Labour attacks Osborne over "£2bn tax cut" for the banks

The party releases new figures showing that the banks have paid £1.9bn less in tax than David Cameron promised after cuts to corporation tax.

Parliament officially returns from its Easter recess today and Labour's number crunchers are already causing mischief for George Osborne. The party has accused the Chancellor of handing banks a £2bn tax cut after releasing new figures showing that the coalition's bank levy has raised significantly less than expected in the last two years. 

David Cameron pledged that the levy would raise £2.5bn a year and offset the gains to banks from the cuts in corporation tax. But figures from the OBR show that the levy raised just £1.6bn in 2012-13, while banks received a corporation tax cut of £200m, leaving the Treasury with a net gain of £1.4bn - £1.1bn less than promised. The previous year (2011-12), the levy raised £1.8bn, while the banks gained £100m from the corporation tax cut, a net gain of £1.7bn, or £800m less than promised. In total, then, the banks have paid £3.1bn in tax, £1.9bn less than pledged by Cameron (see table below).

 

2010-11

2011-12

2012-13

Labour bank bonus tax (£bn)

3.5

n/a

n/a

Tory-led Government bank levy (£bn)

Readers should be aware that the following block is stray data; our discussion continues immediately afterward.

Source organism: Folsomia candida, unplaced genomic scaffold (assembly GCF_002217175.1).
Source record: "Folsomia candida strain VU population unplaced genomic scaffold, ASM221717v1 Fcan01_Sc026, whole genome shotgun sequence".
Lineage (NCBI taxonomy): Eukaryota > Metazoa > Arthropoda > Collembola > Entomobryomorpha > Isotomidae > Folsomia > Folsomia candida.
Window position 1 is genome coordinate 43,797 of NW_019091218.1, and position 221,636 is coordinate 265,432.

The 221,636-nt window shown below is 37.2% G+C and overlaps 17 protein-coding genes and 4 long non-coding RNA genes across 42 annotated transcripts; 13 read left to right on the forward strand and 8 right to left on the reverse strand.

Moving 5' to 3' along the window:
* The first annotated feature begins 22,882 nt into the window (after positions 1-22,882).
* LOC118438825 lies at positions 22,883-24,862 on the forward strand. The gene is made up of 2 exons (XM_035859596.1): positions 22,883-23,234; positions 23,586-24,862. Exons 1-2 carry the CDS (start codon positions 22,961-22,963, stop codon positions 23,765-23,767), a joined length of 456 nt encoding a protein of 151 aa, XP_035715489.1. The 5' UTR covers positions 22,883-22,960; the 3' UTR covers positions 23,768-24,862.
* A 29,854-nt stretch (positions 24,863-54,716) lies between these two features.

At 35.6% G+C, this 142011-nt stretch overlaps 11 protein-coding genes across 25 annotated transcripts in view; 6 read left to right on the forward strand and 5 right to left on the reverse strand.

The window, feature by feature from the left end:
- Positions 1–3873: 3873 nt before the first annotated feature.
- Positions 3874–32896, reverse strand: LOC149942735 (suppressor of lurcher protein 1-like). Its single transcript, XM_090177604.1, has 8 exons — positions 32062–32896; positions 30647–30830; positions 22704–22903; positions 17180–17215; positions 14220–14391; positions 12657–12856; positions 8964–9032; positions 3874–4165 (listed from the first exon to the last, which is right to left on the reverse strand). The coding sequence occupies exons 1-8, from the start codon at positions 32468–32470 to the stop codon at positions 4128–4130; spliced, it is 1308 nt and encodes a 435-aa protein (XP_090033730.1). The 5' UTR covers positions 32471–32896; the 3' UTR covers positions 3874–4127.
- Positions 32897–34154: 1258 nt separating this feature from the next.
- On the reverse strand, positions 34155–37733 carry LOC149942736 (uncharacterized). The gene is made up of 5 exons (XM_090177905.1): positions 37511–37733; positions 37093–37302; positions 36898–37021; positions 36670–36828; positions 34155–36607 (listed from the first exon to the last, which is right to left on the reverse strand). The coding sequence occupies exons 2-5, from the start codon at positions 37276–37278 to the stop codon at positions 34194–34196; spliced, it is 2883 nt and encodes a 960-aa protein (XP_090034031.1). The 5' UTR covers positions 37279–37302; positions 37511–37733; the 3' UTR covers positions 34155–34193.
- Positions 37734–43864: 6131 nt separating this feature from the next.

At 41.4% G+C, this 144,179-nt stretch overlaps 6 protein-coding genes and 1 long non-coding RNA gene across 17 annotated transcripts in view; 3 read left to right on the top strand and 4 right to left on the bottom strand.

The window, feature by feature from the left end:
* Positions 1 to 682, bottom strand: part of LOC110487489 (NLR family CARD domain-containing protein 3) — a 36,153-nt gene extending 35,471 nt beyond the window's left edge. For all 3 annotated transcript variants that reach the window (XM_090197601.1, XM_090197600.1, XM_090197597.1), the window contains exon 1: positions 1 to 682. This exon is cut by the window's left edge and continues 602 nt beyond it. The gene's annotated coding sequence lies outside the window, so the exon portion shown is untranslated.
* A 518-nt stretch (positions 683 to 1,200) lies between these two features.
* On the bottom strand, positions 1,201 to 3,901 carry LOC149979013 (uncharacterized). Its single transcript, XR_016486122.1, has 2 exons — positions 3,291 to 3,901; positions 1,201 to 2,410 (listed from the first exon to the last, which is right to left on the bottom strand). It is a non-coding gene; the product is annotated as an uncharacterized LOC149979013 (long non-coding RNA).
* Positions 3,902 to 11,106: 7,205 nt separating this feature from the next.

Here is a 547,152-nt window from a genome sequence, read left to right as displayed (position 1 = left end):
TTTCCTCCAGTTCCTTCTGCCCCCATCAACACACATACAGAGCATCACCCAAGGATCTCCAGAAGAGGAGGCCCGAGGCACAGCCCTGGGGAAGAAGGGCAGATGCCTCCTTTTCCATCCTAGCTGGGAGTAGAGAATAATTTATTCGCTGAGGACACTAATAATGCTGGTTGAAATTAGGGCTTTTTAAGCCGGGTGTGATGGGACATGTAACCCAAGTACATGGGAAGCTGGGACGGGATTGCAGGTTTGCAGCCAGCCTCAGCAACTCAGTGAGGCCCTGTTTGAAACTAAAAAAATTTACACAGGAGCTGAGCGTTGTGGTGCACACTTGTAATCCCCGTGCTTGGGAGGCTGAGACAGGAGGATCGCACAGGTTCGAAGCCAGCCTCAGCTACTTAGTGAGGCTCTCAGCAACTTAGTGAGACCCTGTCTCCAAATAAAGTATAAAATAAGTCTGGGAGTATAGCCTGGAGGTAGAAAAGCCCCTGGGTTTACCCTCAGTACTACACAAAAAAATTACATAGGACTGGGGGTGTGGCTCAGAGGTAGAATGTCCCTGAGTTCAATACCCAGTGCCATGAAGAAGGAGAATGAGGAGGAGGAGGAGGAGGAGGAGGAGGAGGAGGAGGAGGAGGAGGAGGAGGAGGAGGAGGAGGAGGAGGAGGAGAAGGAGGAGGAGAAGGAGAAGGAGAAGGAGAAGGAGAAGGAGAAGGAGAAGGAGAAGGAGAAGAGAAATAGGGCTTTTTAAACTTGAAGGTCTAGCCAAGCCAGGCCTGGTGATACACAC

n/a

1.8

1.6

Corporation Tax rate (%)

28

26

24

Corporation tax cut for banks from 2010-11 level (£bn)

n/a

0.1

0.2

Net amount raised from banks (£bn)

3.5

1.7

1.4

Amount raised compared to £2.5bn promised by govt (£bn)

n/a

-0.8

-1.1

Chris Leslie, the shadow financial secretary to the Treasury, plans to raise the figures when the Commons debates the second reading of the Finance Bill later today. He said: 

On top of last week’s tax cut for millionaires, this is effectively a tax cut of nearly £2 billion for the banks at a time when millions of working people are being forced to pay the price for this government’s economic failure.

Whether it’s on tax or watering down reforms to separate retail and investment banks, David Cameron and George Osborne have repeatedly failed to stand up to the vested interests of the banks.  

Labour is still urging the coalition to repeat Alistair Darling's bank bonus tax, which raised £3.5bn in 2010-11, in order to fund a jobs guarantee for every young person unemployed for more than a year (a measure the party is particularly keen to highlight as the benefit cap and other welfare reforms take effect). 

The Treasury has responded by stating that the "fragility of global financial markets" means it is unsurprising that the levy has raised less than by expected and by promising to review it this year "to ensure it is operating efficiently". 

As for the bank bonus tax, we can expect Osborne to point out that Darling himself described it as a "one-off" on the grounds that "the very people you are after here are very good at getting out of these things and will find all sorts of imaginative ways of avoiding it in the future". To most voters, however, that will sound like an argument for tackling avoidance, not for cutting taxes. And the banks' toxic reputation, combined with the image of a government devoted to the rich, means this remains fertile political territory for Labour.